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What is fibre optic broadband?

If you typed something approaching ‘get me a fibre broadband deal’ in a search engine to get here, the question ‘What is fibre optic broadband?’ is somewhat paradoxical. That is to say, in order to get here you’d have to know what it is, so why would you then need to be told?

Well, hold onto your bootstraps because we promise you: In this shortish section there will be things you don’t know. We’ll try to keep things relevant to the act of finding a broadband deal, comparing both the technology and pricing to non-fibre ADSL broadband. You never know – you may even find you don’t need fibre at all.

How does ADSL (copper, non-fibre) broadband work?

We’ve had copper phone lines running via telegraph poles and through underground ducting since 1878. Copper’s great for carrying a voice signal because the human brain is terrifically good at filtering meaning even in the face of horrible white noise or interference. Machines, though – machines need that signal to be clean to make head or tail of it.

ADSL broadband – the sort you see advertised at ‘up to’ 17Mbps – arrives through your telephone line using that old copper infrastructure. Without getting too technical, the longer the line (the further you are from the cabinet) the more the signal degrades. Data is sent through these wires on multiple concurrent frequencies, and the number of frequencies that can make it cleanly through reduces over distance – the frequency ‘bandwidth’ narrows. And that’s why we need fibre. We need to fundamentally change the material the cabling is made from in order to avoid these distance problems.

How does fibre optic broadband work?

Fibre optic broadband, by contrast, runs along fibre optic cabling. Fibre optic cabling consists of long, thin strands of glass through which light can travel, even around corners. These are generally wrapped in a sleeve that’s mirrored on the inside to prevent loss of said light.

There is no degradation of light the same way there is with electrical impulses sent over copper. Theoretically, you could have a fibre cable running from here to Pluto and still get superfast internet there – albeit, being limited by the speed of light, a rather slow response time of around five hours (the time it takes light to travel from Earth to Pluto).

All widely available fibre broadband in the UK is not 100% fibre. BT’s Openreach network is fibre up to your local cabinet, then relies on the old copper bi-wire to reach your house, sometimes through underground ducting, sometimes via overhead telegraph poles. This type of fibre is often referred to as ‘FTTC’ – panic not, it just stands for ‘Fibre To The Cabinet’. Easy, huh?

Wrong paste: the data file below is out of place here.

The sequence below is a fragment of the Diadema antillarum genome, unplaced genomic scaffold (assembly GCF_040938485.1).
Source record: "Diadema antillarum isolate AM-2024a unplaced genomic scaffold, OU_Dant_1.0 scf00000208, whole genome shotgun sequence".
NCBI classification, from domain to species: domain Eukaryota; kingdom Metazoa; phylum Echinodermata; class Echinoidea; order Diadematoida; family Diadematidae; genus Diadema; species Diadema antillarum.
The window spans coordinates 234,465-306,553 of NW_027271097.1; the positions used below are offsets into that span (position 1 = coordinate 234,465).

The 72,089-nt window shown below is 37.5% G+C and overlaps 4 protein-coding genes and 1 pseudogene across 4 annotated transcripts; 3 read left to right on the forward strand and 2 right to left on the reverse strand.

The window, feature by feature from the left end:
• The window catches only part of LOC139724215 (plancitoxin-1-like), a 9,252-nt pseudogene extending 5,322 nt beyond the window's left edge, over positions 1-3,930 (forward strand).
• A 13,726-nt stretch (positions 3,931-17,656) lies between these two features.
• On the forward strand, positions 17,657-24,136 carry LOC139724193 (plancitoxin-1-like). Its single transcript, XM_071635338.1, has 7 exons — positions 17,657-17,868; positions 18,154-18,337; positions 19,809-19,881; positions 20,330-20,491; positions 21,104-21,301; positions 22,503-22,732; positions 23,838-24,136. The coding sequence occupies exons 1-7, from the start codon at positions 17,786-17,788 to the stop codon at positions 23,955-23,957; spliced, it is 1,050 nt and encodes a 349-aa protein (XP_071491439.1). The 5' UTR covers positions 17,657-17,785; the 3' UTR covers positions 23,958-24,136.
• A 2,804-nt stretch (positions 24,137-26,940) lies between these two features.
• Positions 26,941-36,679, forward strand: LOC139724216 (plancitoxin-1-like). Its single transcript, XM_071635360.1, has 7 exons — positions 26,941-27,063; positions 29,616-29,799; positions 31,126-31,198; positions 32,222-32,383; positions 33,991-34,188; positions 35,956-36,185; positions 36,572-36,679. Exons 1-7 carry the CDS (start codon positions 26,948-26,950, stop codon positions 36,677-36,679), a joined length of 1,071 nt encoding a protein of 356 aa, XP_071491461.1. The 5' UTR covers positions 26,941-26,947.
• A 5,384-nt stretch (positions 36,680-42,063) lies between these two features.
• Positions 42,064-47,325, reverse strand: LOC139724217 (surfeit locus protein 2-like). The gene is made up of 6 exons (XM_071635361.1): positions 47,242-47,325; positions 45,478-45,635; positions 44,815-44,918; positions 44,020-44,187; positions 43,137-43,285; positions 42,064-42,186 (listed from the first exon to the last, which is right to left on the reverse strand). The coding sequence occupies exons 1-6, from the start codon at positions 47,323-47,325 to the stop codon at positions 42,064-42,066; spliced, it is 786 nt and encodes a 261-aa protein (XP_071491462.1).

Virgin Media’s fibre is also FTTC, but does not suffer to the same extent as Openreach when it comes to slowdown over distance. That’s because the cabling Virgin Media uses is that which it inherited from the already-established cable TV networks formerly owned by NTL, Telewest and others.

Since they were designed to carry a TV signal originally, the integrity of this signal was paramount. You wouldn’t want your customers receiving snowy, poor-quality TV images after all. So the cabling is better, for one, but also signal boosting over distance is built in at regular intervals. This means broadband signals do not degrade to the same extent. You wouldn’t be able to kit Pluto out with broadband using this method, but it’s better, and fully explains how Virgin Media is able to offer speeds nearly three times that of providers who operate on Openreach.

The other type of fibre – available from only a small clutch of niche providers to a small clutch of households – is called FTTP, or Fibre To The Premises. This is when – you guessed it – the fibre cable runs all the way to your home. It is offered by providers such as Hyperoptic, Gigaclear and a number of speciality rural providers like B4RN. Just to be clear: You almost certainly cannot get it.

BT announced in Spring of 2016 it has plans to roll out FTTP fibre to millions of homes over the coming years, but don’t hold your breath.

Frequently asked questions

You’ll find everything you need to know in order to choose the fibre broadband deal that’s right for you in the main section ‘How to choose a fibre broadband deal’ above. However, there may be one or two specific questions left over. That’s what this section is for.